When Lataya Berg, 22, decided she was ready to have a baby and had no partner instead of going down the traditional route of finding donor sperm with a fertility clinic she looked online.
"I was ready to have kids now and not in a relationship.
I preferred to do it online and it worked out. It was more personal, and I got to meet him and talk with him," she explained.
The Gold Coast mum saw her donor's add on the Facebook group Sperm Donation Australia and felt he was well informed about his health history and seemed like a nice guy when she messaged him.
For six months they met once, occasionally twice a month at shopping centres and sometimes the donor's house.
Lataya would come armed with syringes and a urine collection cup from the chemist, hoping to become a mum.
The day it was successful they'd met at a shopping centre. Her donor went to the toilets and returned with the collection cup of sperm which Lataya took and inserted into herself in her car.
Ten days later she took a pregnancy test which revealed she was pregnant.
"I didn't think it would be positive and it was. I just started bawling my eyes out and it was great," the new mum shared.
Kenai is now three-and-half weeks old and is the light of her life.
"I definitely feel like I made the right choice for me and I couldn't ask for anything better."
Lataya doesn't know where the donor's other recipients live and hasn't thought about what might happen if the children were to meet as adults and unknowingly form an intimate relationship, however, she is on a group chat with the donor and six of his other recipients.
She said her donor also got her to sign a donor agreement saying she wouldn't seek child support and it would be her child.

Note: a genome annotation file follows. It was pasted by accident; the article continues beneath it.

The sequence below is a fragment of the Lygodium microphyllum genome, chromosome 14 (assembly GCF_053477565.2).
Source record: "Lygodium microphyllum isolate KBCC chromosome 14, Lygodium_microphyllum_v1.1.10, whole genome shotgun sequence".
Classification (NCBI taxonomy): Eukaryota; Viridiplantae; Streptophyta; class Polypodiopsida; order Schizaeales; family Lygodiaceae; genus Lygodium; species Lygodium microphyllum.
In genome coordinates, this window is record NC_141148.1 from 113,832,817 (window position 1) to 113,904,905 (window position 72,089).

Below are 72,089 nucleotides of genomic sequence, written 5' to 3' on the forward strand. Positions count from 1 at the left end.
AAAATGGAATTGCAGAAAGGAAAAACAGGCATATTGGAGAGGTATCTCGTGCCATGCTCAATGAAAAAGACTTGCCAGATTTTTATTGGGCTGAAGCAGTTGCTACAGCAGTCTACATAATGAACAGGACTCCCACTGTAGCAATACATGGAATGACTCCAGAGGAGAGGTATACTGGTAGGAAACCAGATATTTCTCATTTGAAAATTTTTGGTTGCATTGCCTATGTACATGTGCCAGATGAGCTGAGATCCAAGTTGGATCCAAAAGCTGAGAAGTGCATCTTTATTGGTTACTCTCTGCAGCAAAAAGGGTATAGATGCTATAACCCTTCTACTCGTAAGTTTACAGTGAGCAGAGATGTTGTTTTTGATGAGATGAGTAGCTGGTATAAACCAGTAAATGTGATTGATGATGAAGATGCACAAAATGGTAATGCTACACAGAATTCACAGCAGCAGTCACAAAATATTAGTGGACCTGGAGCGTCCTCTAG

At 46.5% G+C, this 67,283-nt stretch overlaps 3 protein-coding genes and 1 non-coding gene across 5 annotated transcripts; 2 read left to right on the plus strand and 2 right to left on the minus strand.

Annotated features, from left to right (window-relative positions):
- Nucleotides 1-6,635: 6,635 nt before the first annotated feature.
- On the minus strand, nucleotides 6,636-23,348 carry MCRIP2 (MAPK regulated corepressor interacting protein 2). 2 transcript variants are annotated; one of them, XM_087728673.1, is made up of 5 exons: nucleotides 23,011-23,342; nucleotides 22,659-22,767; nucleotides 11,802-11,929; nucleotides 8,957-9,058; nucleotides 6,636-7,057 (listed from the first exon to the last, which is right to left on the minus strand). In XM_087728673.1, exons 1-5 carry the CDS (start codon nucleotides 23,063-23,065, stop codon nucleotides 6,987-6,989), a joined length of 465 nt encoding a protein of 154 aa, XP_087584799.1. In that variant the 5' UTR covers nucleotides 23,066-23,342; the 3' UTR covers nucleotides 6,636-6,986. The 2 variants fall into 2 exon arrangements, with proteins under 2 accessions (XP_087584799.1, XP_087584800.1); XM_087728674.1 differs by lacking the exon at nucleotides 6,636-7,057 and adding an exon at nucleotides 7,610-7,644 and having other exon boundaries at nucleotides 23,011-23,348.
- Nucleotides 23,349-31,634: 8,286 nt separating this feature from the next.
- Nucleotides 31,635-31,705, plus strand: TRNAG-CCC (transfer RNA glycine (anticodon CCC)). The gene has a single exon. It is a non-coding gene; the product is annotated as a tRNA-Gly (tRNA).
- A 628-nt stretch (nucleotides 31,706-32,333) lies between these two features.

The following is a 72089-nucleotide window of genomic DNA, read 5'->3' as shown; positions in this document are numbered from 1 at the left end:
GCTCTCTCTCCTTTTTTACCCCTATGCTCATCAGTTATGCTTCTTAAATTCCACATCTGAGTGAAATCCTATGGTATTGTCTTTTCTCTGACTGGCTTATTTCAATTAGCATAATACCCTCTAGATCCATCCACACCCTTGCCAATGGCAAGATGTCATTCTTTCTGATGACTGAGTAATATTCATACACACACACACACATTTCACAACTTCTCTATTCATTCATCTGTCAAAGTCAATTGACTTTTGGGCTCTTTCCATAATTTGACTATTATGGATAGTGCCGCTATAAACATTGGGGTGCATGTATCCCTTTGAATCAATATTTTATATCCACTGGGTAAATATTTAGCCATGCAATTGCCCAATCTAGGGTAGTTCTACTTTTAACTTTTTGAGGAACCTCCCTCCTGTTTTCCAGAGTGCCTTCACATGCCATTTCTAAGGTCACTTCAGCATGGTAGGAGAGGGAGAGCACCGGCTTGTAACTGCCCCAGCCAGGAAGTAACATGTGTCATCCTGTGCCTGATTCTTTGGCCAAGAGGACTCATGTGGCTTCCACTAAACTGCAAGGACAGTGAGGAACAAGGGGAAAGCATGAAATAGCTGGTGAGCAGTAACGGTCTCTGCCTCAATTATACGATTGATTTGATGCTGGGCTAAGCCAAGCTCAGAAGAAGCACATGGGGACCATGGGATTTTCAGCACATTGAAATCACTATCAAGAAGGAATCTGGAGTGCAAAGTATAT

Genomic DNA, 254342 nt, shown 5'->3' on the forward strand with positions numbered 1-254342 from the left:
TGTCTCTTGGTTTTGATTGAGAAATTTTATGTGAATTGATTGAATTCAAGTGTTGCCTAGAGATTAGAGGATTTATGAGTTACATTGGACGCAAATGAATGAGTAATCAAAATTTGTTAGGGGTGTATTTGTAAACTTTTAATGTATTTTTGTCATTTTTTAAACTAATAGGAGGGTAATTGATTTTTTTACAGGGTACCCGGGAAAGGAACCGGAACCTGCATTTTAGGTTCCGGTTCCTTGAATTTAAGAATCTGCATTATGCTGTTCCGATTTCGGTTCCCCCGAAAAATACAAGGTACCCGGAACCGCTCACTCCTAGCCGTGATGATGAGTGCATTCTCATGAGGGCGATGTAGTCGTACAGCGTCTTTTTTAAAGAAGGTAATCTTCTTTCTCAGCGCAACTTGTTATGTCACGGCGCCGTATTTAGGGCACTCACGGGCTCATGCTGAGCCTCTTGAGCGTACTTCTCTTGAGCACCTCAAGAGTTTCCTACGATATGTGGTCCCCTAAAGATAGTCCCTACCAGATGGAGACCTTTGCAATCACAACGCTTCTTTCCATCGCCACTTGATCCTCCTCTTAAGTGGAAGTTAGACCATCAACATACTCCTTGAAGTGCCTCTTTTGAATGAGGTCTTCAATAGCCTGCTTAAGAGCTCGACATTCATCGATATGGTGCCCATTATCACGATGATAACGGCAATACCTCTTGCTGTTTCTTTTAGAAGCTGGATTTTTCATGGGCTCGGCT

'It's a very pleasing experience'
Scott, 42, from Adelaide, is one of a growing number of men wanting to help people create a family through the online group.
He said demand for donor sperm is enormous and has grown significantly since gay marriage became legal.
The father of two children in their late teens began donating privately two years ago after same sex couple friends persuaded him to help them and then suggested he join Sperm Donation Australia.
He has now fathered four children and said the desire to help people have their own children drives him.
"It's a very pleasing experience. I remember the first one. I was lying in bed and got a message at 10:30 at night. That first one was just amazing. You get a really positive vibe when you get the ultrasounds and it is healthy," he explained.
But he said the downside when it doesn't work also hits him hard.
"Part of being a donor is you need to be a psychologist.
"You do feel connected because you've put so much time and energy into helping them.
"There is a huge need out there. I have seen what people go through with IVF and it's not a lot of fun and the expenses are astronomical. It is relatively inexpensive to buy an AI (Artificial Insemination) kit."
Scott takes his role as donor very seriously, even giving up sugar, which he said for a lolly addict is hard.
"It involves supplements and fitness. I have joined a gym and got fitter. I avoid alcohol and sugar."
'Less satisfaction' through a clinic
He said it is much easier to donate at a clinic, because it can be done in a shorter period, but feels it lacks the satisfaction and connection he has with his recipients.
"You do get to know the people over a period of time. It often doesn't work first time.